Program to help violent offenders

FAMILIES in the Ballarat area with violent teenagers will have more support than before, after Child and Family Services Ballarat received $800,000 in new funding for its Adolescent Family Violence program, which also services Bacchus Marsh and Daylesford.

The program has operated since 2013 under the name Get-up, and the new state government money, to be distributed over four years, is expected to expand and assist 50 families in the coming weeks.

Victoria Police Ballarat’s family violence consultant Sergeant Joe Cahir said it was good news the program would be expanded.

“Before we had something like this, there was nowhere to refer these adolescents, and for parents already struggling with the embarrassment of the violence, they had no one to turn to except the police,” he said.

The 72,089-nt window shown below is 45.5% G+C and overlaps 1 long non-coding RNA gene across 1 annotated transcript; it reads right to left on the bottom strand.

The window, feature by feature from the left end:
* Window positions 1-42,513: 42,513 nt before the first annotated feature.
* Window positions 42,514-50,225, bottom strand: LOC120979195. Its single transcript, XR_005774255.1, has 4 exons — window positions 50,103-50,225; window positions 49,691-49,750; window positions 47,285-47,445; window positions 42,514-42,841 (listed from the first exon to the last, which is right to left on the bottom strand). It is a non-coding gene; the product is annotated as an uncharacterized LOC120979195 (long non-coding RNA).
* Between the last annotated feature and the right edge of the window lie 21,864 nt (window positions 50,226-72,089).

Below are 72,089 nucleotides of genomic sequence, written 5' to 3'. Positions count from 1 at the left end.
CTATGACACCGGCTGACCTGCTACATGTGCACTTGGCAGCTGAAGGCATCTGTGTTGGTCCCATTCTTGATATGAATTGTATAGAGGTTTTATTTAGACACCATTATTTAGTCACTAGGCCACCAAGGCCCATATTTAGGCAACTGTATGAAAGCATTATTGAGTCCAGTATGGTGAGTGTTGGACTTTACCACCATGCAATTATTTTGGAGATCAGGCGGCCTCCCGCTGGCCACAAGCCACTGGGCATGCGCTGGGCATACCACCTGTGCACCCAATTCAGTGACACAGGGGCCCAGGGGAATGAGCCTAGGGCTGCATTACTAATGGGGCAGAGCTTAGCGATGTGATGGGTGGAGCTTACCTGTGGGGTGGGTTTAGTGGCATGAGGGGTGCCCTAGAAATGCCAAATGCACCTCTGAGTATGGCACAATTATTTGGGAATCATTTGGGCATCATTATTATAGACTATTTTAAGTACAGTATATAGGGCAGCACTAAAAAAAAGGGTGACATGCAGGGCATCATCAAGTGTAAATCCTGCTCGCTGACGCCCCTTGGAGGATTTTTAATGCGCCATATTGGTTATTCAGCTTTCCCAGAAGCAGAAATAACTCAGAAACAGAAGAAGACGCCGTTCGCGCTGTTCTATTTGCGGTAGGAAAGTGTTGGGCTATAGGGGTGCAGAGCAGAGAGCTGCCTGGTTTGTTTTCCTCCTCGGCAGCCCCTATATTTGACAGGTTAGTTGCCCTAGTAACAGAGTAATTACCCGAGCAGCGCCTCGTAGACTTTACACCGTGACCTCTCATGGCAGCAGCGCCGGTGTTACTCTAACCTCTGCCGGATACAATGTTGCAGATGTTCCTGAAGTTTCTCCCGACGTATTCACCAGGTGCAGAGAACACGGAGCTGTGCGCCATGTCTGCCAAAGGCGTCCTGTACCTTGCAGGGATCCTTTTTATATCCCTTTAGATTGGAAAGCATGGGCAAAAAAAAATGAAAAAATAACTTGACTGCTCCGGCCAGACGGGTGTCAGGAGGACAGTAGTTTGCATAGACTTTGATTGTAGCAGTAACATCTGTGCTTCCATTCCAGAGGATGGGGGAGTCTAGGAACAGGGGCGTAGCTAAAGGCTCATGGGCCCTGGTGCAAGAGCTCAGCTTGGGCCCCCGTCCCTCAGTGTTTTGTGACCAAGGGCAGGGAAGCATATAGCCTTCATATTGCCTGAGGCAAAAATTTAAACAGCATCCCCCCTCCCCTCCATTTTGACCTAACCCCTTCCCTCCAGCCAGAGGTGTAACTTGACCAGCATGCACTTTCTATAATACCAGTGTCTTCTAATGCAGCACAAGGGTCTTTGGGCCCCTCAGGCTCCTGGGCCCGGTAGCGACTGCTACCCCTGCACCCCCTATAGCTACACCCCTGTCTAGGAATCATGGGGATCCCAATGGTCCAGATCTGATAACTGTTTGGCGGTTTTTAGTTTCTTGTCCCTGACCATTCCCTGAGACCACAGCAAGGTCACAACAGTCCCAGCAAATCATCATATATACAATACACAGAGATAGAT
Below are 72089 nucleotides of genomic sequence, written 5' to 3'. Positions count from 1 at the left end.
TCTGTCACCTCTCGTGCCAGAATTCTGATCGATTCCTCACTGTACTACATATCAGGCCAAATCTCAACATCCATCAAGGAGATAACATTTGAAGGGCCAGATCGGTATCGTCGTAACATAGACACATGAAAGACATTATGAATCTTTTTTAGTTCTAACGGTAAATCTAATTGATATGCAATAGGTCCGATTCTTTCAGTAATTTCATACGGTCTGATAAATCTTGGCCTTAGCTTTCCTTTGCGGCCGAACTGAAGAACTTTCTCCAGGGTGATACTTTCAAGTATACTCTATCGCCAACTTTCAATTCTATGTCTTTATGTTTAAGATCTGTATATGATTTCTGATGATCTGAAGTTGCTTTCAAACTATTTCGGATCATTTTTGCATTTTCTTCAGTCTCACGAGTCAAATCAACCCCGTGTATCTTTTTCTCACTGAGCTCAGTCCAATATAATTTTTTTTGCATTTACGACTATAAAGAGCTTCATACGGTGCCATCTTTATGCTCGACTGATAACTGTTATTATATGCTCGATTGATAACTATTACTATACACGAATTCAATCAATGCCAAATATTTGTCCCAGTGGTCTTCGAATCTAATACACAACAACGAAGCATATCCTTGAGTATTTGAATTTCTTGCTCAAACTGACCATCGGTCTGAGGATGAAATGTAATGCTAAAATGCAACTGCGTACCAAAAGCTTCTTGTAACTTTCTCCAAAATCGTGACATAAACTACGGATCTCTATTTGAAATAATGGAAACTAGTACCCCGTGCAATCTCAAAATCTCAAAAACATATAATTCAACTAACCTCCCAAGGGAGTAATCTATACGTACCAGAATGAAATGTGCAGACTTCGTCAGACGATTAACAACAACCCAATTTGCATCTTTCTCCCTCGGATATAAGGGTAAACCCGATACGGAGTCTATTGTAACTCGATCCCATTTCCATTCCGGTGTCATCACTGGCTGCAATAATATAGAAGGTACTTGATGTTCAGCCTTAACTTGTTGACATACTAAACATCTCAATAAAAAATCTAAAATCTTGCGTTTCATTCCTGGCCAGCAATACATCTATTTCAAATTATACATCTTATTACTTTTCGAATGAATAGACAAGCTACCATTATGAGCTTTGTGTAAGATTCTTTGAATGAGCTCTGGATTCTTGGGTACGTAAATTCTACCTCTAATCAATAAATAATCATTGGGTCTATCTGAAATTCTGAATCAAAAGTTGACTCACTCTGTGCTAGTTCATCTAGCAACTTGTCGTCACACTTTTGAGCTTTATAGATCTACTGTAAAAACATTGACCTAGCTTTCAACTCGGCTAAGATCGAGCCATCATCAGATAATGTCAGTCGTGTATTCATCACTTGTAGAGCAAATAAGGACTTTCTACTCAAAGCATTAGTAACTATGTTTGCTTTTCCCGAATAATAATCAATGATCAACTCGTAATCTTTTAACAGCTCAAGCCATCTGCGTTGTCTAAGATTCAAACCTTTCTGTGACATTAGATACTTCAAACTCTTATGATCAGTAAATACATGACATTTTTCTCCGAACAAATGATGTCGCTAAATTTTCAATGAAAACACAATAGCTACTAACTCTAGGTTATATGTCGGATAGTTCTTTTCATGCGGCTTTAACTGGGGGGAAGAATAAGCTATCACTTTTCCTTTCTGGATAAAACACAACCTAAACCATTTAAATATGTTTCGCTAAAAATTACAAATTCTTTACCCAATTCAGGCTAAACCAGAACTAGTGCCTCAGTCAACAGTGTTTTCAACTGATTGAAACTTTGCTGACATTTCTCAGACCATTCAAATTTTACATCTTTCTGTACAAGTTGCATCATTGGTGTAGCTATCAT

Sergeant Cahir said that while the police treated physically violent teenagers like any other violent offender, it needed a holistic response rather than just criminal proceedings and counselling.

Sergeant Joe Cahir

Sergeant Joe Cahir

“This looks at all the different reasons behind the violence. If we can stop violence when they’re adolescents, we can stop them committing that violence later on with their own partners and children,” he said.

Statewide figures show that almost 8 per cent of all domestic violence incidents police attend are committed by a teenager, and the majority of these are by males, said Sergeant Cahir.

He also defined violence as being both physical and psychological, and said most cases occurred because of a “power imbalance” within the household.

Community Services Minister Mary Wooldridge said it was important to address violence in the home whenever it breaks out.

“This type of behaviour can have a devastating impact on parents, carers, siblings and other relatives, and of course, on young people themselves.”